It was overwhelming ratified.  It was then immediately suspended.  France needed, by general agreement, a strong central government until the European war was won.  It would be then that the new constitution would become the law of the land,  It never happened.  It was put in a box in the center of the convention hall.

A new provisional government was created; one as strong as the constitution’s was weak. It was frankly based on force and introduced the terror to France.  It was centered in the Convention and its object was to beat down any and all opposition to the republic.  It was more tyrannical, more centralized and more absolute than King Louis could have ever dreamed.  It included the Committee of Public Safety and the Committee of General Security and Representatives of the Revolutionary Tribunal who fanned out to every village and hamlet seeking out the enemies of the republic.

Danton created more enemies when he censured the activities of the mob which had resulted in the expulsion of the Girondists, who were still in prison.  Meanwhile the Committees installed themselves in the former royal apartments in the Tuileries and began sending what would be thousands to the guillotine for anti-state behavior or activities.

The Declaration of the Rights of Man and of the Citizen was locked away, gathering dust.  Trials were travesties of justice.  One could be arrested at ten in the morning, tried after lunch and be dead before supper.  Guillotines were erected in two Paris squares and each day saw executions.  Week and Week went by and head after head would roll into the basket.

And then came the turn of the Girondists.  Twenty one of them were guillotined on October 31, 1793.  Madame Roland went to the scaffold “fresh, calm and smiling” regretting she had not been born a Spartan or a Roman.  Mounting the steps she caught sight of a statue of liberty.  “Oh Liberty!  How they’ve played with you!”  She was 39.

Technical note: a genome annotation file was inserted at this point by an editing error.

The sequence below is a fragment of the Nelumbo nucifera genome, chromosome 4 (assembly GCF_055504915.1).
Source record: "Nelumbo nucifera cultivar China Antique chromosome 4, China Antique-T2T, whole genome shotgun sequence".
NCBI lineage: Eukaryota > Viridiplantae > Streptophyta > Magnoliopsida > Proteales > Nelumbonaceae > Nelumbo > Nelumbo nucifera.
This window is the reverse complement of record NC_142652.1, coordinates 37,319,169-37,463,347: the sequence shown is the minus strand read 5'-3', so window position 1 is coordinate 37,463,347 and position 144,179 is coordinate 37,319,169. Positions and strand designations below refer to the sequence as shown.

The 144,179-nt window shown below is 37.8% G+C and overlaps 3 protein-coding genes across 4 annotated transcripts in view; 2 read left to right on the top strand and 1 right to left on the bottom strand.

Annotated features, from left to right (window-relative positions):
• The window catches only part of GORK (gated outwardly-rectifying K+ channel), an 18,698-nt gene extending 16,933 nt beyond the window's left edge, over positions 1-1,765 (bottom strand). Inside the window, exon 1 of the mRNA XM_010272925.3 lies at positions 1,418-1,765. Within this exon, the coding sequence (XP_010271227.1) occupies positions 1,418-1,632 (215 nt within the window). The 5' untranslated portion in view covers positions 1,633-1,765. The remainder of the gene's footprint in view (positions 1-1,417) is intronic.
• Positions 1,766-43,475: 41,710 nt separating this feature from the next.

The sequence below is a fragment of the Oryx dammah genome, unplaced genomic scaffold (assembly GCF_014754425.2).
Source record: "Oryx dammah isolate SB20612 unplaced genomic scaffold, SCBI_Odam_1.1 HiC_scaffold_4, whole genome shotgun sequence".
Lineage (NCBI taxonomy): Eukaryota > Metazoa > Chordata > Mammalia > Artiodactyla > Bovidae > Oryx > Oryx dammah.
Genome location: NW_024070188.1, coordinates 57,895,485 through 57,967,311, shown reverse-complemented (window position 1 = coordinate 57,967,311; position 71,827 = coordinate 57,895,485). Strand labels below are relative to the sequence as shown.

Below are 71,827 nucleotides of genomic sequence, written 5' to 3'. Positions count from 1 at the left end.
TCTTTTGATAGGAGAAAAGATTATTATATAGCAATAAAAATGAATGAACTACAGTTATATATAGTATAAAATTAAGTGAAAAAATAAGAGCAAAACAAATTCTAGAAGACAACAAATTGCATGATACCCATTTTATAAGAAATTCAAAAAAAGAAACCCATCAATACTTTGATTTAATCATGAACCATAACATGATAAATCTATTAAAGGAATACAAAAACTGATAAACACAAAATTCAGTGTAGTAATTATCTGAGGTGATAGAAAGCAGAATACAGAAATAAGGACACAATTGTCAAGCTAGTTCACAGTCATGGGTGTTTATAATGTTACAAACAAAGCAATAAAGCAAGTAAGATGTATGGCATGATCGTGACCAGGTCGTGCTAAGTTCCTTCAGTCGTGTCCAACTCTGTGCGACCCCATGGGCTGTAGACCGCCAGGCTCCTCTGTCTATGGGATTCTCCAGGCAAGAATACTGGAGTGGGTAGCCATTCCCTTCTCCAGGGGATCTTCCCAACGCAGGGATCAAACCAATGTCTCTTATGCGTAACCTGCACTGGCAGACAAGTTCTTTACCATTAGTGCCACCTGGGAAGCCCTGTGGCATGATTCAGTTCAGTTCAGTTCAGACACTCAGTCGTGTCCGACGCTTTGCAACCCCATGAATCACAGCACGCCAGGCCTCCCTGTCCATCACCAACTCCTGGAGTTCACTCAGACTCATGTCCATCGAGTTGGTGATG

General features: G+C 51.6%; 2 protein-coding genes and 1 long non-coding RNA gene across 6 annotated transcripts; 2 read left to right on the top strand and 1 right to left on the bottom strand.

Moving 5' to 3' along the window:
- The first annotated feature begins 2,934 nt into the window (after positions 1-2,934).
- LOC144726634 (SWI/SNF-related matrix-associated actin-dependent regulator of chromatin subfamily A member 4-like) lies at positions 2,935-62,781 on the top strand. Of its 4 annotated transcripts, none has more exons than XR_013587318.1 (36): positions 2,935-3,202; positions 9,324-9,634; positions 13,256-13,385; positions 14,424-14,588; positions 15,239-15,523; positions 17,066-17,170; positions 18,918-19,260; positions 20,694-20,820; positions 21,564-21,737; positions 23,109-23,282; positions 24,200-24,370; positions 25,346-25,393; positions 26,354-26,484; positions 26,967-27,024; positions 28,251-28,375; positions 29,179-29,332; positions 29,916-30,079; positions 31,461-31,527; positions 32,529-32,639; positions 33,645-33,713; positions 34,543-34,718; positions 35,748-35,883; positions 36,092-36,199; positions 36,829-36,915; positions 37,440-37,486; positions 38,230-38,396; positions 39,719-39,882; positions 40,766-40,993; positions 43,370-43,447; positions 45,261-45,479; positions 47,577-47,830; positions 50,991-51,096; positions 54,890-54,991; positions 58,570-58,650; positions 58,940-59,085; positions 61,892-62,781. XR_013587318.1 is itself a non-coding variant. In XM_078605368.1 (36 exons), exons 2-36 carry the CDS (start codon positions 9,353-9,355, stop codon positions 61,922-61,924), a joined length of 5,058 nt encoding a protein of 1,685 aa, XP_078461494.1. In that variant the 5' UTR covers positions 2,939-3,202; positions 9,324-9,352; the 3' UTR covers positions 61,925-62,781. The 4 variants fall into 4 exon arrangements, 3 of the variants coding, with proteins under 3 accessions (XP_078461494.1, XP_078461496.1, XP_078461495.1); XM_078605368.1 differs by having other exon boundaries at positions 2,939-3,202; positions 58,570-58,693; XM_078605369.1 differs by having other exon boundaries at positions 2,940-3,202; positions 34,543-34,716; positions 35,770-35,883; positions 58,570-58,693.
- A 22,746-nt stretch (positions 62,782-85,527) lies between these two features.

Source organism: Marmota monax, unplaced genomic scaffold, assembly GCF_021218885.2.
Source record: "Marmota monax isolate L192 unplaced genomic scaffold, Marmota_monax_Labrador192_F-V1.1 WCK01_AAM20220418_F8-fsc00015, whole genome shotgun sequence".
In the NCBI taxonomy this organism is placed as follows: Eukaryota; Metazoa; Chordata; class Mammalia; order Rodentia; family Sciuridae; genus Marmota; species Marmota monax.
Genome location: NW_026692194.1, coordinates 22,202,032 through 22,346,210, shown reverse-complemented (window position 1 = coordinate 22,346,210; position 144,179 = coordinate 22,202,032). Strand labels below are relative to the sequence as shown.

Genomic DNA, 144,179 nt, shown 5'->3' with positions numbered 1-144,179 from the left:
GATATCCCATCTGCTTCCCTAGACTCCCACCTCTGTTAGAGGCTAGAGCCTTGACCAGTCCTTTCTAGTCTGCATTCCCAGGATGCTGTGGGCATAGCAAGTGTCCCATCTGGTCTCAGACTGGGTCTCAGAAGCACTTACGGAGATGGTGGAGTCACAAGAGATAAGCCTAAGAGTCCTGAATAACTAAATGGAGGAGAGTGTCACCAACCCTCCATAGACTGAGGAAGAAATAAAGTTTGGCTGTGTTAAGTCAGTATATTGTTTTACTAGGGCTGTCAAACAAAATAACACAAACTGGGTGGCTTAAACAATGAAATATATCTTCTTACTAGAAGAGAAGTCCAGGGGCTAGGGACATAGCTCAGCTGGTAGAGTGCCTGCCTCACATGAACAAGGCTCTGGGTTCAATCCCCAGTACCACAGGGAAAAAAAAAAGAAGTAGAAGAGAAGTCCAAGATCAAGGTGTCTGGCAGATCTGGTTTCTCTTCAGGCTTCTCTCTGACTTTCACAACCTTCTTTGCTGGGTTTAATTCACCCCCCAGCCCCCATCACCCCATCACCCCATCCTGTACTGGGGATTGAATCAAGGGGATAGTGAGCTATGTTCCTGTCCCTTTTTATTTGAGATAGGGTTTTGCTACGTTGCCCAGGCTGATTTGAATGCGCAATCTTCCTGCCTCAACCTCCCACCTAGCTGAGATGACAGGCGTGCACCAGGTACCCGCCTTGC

The Girondists were proceeded some days before by Marie Antoinette, daughter of an Empress and wife of a King.  She had been subject to an obscene trial accused of indescribable vileness, including incest with her son.  She cried out “Nature herself rejects such a charge made against a mother!  I appeal to all who are here!”  Noting the Queen was gaining sympathy her trial was cut short and she was quickly found guilty.  She bore herself well and was brave to the end.

Charlotte Coday, a Norman girl who stabbed Marat to death in his bath to save her country paid the penalty with serenity.

For months men watched the tragic procession up the steps of those who were great and those who had served the cause of revolution.

Bailly, the celebrated astronomer and Mayor of Paris who had served the Estates General.  The Du ke of Orleans who had played his part in the early revolution and voted for the death of his cousin, King Louis.  Barnave, next to Mirabeau one of the most brilliant thinkers of the Constituent Assembly.

Yet this did not constitue the “Great Terror;” that was still to come.  Thus far there was at least a semblance of pretense of punishing the enemies of the republic.  But soon these odious methods would be used as a means of destroying political and personal enemies.

Politics would assume the character and risks of war.

to be continued

© 2019 toritto

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Added on July 12, 2019
Last Updated on July 12, 2019
Tags: french revolution